ONE of the region's largest employers has put additional measures in place to protect employees and ensure business continuity in the midst of the COVID-19 pandemic.

GlaxoSmithKline (GSK) which has a site on Harmire Road, in Barnard Castle, said its Teesdale factory remains open and operational.

The pharmaceutical firm said it is continuing to closely follow the guidance from all relevant authorities including Public Health England.

It has put additional measures in place at sites including Barnard Castle in the hopes of protecting employees.

A GSK spokesperson said: “All of our sites in the UK, including Barnard Castle, are operational but we are continuing to follow the guidance from relevant authorities.

"In line with our existing plans for these types of situation, several sites have put additional measures in place to protect employees and ensure business continuity.

“In terms of our supply chain for medicines, vaccines and consumer healthcare products, we have sufficient supply in the short term, but obviously this is something we are keeping under review.”

It is understood that some of the additional safety measures GSK have put in place include asking site visitors questions to ascertain if they have recently travelled to high risk countries and or whether they have experienced COVID-19 symptoms.

The firm's scientists are working with international organisations including the World Health Organization (WHO), Coalition for Epidemic Preparedness Innovations (CEPI) and governments worldwide to help treat coronavirus.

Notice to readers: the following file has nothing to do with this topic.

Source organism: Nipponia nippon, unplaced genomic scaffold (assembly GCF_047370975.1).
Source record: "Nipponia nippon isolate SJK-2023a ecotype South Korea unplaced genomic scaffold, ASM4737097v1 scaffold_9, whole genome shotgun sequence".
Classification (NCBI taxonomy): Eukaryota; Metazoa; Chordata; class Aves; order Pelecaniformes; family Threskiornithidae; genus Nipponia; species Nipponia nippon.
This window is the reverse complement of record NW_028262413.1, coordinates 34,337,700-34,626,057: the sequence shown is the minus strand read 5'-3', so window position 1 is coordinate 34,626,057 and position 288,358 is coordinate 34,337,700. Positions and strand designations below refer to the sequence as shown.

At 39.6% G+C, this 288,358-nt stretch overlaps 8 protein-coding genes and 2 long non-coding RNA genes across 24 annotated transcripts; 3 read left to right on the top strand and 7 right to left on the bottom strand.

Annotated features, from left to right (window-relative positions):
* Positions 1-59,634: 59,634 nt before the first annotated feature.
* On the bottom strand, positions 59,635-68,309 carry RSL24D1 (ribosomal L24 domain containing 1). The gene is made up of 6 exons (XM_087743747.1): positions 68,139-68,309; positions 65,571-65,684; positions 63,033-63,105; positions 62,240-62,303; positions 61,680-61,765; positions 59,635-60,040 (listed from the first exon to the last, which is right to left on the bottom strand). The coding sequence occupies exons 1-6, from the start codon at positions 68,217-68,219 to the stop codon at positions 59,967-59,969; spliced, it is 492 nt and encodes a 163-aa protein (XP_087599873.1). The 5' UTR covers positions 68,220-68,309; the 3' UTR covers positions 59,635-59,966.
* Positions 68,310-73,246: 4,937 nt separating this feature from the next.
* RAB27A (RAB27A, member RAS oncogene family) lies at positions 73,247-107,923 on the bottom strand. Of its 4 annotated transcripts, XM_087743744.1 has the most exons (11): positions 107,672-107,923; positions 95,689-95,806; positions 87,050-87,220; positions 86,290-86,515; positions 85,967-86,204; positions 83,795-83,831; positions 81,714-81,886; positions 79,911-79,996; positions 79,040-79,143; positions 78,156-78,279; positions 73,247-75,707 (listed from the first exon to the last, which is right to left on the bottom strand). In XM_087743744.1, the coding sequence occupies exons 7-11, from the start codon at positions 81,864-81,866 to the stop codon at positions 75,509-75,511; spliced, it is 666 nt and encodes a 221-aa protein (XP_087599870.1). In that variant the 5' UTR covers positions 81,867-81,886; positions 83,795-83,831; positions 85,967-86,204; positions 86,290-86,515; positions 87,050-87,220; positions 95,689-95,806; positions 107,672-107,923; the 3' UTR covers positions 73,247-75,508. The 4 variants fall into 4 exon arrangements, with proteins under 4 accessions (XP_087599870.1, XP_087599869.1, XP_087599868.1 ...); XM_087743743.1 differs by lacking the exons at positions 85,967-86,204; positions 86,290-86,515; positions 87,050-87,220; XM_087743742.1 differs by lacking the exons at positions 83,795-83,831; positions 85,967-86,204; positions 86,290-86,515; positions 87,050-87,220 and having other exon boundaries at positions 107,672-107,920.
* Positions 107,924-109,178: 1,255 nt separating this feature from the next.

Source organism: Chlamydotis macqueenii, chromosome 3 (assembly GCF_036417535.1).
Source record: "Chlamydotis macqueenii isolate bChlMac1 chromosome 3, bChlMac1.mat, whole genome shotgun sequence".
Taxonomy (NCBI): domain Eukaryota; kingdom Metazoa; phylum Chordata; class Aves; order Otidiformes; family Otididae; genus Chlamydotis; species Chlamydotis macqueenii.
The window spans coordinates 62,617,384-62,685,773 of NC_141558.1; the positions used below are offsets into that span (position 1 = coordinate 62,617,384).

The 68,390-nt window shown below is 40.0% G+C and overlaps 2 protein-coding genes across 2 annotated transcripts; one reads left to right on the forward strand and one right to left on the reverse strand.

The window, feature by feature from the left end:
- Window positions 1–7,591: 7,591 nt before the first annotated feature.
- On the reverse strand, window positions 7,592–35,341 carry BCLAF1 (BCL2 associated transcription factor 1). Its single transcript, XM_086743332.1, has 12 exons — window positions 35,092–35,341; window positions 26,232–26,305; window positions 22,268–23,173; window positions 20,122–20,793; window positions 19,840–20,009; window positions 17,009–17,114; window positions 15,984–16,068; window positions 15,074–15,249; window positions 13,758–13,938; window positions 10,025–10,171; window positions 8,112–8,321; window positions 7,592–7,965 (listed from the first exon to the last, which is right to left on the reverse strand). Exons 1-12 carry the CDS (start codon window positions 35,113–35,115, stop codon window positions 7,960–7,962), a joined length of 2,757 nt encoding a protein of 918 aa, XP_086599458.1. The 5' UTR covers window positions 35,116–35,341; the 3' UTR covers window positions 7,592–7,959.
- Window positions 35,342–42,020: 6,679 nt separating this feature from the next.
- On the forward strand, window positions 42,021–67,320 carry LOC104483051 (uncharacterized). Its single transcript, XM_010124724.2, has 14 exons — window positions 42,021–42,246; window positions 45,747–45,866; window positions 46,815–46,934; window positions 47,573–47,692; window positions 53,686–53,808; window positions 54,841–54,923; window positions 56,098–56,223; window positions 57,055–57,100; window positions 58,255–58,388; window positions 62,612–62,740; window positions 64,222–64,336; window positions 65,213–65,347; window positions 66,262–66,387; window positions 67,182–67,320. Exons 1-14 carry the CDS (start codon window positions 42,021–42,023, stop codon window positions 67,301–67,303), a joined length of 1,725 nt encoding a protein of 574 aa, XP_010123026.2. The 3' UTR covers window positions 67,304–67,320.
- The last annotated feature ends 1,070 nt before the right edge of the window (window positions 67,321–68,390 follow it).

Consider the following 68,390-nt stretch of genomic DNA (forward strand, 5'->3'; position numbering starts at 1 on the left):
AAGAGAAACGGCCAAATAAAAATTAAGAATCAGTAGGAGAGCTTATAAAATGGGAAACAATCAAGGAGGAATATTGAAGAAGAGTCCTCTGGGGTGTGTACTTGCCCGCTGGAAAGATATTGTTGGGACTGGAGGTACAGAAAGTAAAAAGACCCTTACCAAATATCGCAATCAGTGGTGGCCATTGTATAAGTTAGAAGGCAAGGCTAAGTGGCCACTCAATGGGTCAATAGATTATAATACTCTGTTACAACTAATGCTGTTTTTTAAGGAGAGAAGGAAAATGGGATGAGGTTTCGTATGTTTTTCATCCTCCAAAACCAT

GSK is supplying its vaccine adjuvant technology to scientists and organisations working on candidate vaccines and have started several collaborations.

An adjuvant is added to some vaccines to enhance the immune response, thereby creating a stronger and longer lasting immunity against infections than the vaccine alone.

The team said the use of an adjuvant is of particular importance in a pandemic situation since it can reduce the amount of antigen required per dose, allowing more vaccine doses to be produced and made available to more people.

GSK said it is still at the early stages of the collaborations that use adjuvant technology however.

The ongoing pre-clinical and then clinical research being undertaken by the partner companies and research groups will determine the progress of the vaccine candidates.

Thomas Breuer, chief medical officer, at GSK said: "Our adjuvant technology has previously been used successfully in the pandemic flu setting.

"It enables using only small quantities of the vaccine antigen which allows the production of more doses of the vaccine – a crucial advantage in a pandemic."